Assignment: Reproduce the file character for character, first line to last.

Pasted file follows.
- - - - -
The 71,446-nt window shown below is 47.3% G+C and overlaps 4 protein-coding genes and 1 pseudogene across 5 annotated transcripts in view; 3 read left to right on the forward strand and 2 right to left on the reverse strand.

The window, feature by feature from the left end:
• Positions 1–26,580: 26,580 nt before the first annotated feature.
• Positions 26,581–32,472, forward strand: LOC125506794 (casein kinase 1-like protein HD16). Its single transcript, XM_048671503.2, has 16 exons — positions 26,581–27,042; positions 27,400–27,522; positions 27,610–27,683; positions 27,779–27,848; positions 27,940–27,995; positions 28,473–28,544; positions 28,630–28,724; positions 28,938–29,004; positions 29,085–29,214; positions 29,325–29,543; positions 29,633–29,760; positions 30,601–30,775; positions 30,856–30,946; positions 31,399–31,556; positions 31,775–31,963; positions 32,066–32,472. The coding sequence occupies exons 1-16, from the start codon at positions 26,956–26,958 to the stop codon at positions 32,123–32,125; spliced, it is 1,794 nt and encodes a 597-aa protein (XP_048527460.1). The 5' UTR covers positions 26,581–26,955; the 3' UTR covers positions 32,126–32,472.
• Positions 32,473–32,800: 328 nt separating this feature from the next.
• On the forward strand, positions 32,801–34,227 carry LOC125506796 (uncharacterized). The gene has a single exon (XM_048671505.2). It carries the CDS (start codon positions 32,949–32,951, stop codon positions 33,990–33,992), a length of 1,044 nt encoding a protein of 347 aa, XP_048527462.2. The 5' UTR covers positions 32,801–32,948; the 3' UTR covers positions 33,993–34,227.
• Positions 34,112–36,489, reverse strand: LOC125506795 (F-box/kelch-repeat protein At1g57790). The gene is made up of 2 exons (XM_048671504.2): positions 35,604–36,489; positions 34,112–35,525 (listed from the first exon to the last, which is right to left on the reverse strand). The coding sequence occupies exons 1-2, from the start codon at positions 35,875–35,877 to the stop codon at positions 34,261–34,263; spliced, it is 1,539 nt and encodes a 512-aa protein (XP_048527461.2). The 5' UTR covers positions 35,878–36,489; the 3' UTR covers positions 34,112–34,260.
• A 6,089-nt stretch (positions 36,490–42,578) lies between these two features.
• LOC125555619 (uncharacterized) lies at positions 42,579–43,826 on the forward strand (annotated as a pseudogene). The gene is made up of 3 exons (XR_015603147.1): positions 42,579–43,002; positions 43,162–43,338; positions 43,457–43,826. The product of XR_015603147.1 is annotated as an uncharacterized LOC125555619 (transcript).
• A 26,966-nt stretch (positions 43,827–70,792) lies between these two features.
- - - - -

The 71,446-nt window shown below is 47.3% G+C and overlaps 4 protein-coding genes and 1 pseudogene across 5 annotated transcripts in view; 3 read left to right on the forward strand and 2 right to left on the reverse strand.

The window, feature by feature from the left end:
• Positions 1–26,580: 26,580 nt before the first annotated feature.
• Positions 26,581–32,472, forward strand: LOC125506794 (casein kinase 1-like protein HD16). Its single transcript, XM_048671503.2, has 16 exons — positions 26,581–27,042; positions 27,400–27,522; positions 27,610–27,683; positions 27,779–27,848; positions 27,940–27,995; positions 28,473–28,544; positions 28,630–28,724; positions 28,938–29,004; positions 29,085–29,214; positions 29,325–29,543; positions 29,633–29,760; positions 30,601–30,775; positions 30,856–30,946; positions 31,399–31,556; positions 31,775–31,963; positions 32,066–32,472. The coding sequence occupies exons 1-16, from the start codon at positions 26,956–26,958 to the stop codon at positions 32,123–32,125; spliced, it is 1,794 nt and encodes a 597-aa protein (XP_048527460.1). The 5' UTR covers positions 26,581–26,955; the 3' UTR covers positions 32,126–32,472.
• Positions 32,473–32,800: 328 nt separating this feature from the next.
• On the forward strand, positions 32,801–34,227 carry LOC125506796 (uncharacterized). The gene has a single exon (XM_048671505.2). It carries the CDS (start codon positions 32,949–32,951, stop codon positions 33,990–33,992), a length of 1,044 nt encoding a protein of 347 aa, XP_048527462.2. The 5' UTR covers positions 32,801–32,948; the 3' UTR covers positions 33,993–34,227.
• Positions 34,112–36,489, reverse strand: LOC125506795 (F-box/kelch-repeat protein At1g57790). The gene is made up of 2 exons (XM_048671504.2): positions 35,604–36,489; positions 34,112–35,525 (listed from the first exon to the last, which is right to left on the reverse strand). The coding sequence occupies exons 1-2, from the start codon at positions 35,875–35,877 to the stop codon at positions 34,261–34,263; spliced, it is 1,539 nt and encodes a 512-aa protein (XP_048527461.2). The 5' UTR covers positions 35,878–36,489; the 3' UTR covers positions 34,112–34,260.
• A 6,089-nt stretch (positions 36,490–42,578) lies between these two features.
• LOC125555619 (uncharacterized) lies at positions 42,579–43,826 on the forward strand (annotated as a pseudogene). The gene is made up of 3 exons (XR_015603147.1): positions 42,579–43,002; positions 43,162–43,338; positions 43,457–43,826. The product of XR_015603147.1 is annotated as an uncharacterized LOC125555619 (transcript).
• A 26,966-nt stretch (positions 43,827–70,792) lies between these two features.